Gould credits his family and several amazing teachers for his love of reading and writing. His father and grandmother always had a book in hand and helped turn him into a lifelong reader with a deep appreciation for a well-told story.
There are a lot of good authors out there, and Gould's favorites include a long string of boring American classics, but on the more contemporary side, he enjoys the thrilling works of Michael Crichton, Stephen King, Steve Alten, Douglas Preston, and Lincoln Child just to name a few.
Gould is incredibly grateful to have such wonderful support from readers, including family, friends, and current and former students. Storytelling might be mankind's original form of inspiration and entertainment, and he's thankful to be a part of such a wonderful tradition.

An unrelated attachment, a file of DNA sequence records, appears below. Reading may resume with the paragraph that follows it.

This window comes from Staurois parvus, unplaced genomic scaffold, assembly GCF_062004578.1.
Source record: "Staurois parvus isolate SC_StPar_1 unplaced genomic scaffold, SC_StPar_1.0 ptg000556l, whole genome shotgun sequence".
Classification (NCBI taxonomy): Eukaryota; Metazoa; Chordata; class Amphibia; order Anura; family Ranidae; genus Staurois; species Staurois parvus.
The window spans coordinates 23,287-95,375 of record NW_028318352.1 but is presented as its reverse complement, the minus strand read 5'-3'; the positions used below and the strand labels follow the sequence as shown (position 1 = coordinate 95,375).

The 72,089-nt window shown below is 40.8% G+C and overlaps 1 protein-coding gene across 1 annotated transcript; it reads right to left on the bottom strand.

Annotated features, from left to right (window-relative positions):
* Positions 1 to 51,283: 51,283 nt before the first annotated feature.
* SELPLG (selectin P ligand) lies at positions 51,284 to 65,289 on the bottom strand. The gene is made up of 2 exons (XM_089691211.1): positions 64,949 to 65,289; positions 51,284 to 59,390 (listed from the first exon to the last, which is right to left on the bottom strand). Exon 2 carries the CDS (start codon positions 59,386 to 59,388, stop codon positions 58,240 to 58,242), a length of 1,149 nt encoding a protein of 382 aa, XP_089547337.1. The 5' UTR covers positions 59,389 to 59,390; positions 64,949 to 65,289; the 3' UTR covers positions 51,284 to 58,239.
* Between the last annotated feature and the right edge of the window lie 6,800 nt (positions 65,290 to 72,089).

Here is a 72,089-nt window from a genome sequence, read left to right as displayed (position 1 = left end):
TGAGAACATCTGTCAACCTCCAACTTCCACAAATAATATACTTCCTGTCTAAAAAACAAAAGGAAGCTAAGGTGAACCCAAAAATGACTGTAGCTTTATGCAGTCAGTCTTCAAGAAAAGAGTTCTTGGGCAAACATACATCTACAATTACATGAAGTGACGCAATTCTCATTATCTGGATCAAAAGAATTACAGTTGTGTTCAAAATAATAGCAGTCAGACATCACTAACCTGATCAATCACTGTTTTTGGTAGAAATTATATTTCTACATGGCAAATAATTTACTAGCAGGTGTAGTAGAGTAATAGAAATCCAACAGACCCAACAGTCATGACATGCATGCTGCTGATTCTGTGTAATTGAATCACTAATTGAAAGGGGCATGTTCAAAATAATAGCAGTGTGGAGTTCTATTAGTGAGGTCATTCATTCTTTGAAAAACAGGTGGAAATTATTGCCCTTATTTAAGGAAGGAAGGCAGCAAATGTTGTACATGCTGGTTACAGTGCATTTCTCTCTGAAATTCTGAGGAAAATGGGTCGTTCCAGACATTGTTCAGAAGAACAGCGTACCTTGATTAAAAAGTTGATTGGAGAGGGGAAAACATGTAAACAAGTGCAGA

Great read! Intricate plot twists keep you reading. Perfectly written to visualize each scene and feel connections with each character.
I could NOT put this book down. It is a fascinating and fantastic read. The writing is fast paced, the characters eminently likable, and the plot riveting. If you like Dan Brown or Michael Crichton, you will love D.L. Gould's The Lazarus Vaccine. I look forward to more from this author. In fact, this is a novel I foresee being made into a blockbuster movie.
Every chapter left me wanting more. Admitinglyy, I am not an avid reader, but I was blown away by the level of description and the build-up of the plot. Several philosophical questions were raised and the book made me question the hybridisation of humanity and machine.